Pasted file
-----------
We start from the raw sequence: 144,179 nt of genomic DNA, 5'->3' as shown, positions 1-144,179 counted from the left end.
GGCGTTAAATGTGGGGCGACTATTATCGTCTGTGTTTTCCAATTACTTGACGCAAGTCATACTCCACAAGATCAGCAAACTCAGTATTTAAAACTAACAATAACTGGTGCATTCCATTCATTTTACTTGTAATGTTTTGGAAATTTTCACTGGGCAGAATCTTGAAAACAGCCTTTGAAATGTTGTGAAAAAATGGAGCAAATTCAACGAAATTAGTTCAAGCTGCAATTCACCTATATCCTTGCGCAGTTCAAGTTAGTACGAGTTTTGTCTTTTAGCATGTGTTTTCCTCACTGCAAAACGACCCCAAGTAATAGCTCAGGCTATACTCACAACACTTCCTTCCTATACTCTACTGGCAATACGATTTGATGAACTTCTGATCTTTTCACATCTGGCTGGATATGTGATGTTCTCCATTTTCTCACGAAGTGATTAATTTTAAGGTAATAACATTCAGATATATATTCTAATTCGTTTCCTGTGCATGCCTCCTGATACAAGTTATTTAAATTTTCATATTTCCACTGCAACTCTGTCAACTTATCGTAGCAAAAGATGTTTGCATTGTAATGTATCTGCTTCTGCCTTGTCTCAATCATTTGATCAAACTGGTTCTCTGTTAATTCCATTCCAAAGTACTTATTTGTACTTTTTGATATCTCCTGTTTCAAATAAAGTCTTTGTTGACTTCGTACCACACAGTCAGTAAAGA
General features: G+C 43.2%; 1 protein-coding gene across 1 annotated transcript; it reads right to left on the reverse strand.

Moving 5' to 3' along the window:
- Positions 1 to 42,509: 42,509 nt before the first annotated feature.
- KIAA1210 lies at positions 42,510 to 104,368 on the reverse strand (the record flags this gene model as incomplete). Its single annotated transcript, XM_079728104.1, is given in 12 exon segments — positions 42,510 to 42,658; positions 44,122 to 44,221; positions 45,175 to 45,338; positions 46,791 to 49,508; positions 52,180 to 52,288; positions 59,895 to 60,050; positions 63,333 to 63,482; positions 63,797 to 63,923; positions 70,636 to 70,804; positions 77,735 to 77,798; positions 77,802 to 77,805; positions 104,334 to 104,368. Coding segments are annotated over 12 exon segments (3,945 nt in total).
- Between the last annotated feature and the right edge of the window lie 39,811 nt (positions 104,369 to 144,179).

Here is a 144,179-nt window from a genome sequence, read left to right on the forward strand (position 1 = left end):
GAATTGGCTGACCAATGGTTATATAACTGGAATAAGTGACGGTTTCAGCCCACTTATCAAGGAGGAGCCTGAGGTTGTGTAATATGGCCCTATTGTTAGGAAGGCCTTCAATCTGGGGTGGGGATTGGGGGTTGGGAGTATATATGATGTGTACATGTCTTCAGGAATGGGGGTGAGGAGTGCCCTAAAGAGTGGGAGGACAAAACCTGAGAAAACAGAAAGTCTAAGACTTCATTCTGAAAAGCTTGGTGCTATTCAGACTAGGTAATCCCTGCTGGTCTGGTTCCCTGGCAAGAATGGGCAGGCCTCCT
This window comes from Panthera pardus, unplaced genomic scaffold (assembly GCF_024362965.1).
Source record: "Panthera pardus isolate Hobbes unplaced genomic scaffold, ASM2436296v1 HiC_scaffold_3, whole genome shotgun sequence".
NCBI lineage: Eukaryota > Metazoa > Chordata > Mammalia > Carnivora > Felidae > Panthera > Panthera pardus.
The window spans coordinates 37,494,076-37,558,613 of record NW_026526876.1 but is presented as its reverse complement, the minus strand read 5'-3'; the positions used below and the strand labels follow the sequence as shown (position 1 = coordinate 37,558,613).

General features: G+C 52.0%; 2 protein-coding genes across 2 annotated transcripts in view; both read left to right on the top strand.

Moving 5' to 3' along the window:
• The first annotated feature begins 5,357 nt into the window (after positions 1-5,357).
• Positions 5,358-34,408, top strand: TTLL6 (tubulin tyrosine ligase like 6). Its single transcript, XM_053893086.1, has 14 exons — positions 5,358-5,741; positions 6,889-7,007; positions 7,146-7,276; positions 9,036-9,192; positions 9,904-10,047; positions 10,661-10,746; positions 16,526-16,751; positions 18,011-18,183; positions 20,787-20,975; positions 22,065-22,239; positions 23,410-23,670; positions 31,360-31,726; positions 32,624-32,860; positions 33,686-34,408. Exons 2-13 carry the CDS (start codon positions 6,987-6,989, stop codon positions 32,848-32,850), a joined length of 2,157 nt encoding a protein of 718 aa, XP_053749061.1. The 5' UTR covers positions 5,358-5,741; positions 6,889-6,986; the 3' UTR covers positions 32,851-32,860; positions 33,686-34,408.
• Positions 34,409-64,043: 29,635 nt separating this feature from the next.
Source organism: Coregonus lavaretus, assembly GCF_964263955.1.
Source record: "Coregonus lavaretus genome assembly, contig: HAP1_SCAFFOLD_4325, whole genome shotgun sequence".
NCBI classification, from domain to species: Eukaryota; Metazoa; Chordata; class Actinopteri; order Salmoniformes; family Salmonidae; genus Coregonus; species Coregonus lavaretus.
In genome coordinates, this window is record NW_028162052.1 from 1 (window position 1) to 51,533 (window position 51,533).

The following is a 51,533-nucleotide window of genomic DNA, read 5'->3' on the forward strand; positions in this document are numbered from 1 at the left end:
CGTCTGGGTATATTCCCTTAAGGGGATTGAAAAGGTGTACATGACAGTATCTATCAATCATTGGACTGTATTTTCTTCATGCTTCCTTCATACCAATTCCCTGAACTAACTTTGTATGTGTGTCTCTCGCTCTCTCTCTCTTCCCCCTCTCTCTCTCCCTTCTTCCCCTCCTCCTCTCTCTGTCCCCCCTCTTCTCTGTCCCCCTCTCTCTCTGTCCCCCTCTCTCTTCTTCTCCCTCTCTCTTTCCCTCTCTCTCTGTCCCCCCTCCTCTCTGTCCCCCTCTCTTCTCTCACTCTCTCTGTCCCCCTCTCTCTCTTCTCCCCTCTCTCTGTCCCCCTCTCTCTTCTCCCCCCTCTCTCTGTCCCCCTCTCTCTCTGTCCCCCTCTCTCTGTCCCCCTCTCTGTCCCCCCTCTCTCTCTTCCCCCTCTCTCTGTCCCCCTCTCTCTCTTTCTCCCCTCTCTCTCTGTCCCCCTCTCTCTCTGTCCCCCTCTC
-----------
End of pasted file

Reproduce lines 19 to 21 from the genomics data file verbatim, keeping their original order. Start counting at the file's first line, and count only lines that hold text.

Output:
Source organism: Coregonus lavaretus, assembly GCF_964263955.1.
Source record: "Coregonus lavaretus genome assembly, contig: HAP1_SCAFFOLD_4325, whole genome shotgun sequence".
NCBI classification, from domain to species: Eukaryota; Metazoa; Chordata; class Actinopteri; order Salmoniformes; family Salmonidae; genus Coregonus; species Coregonus lavaretus.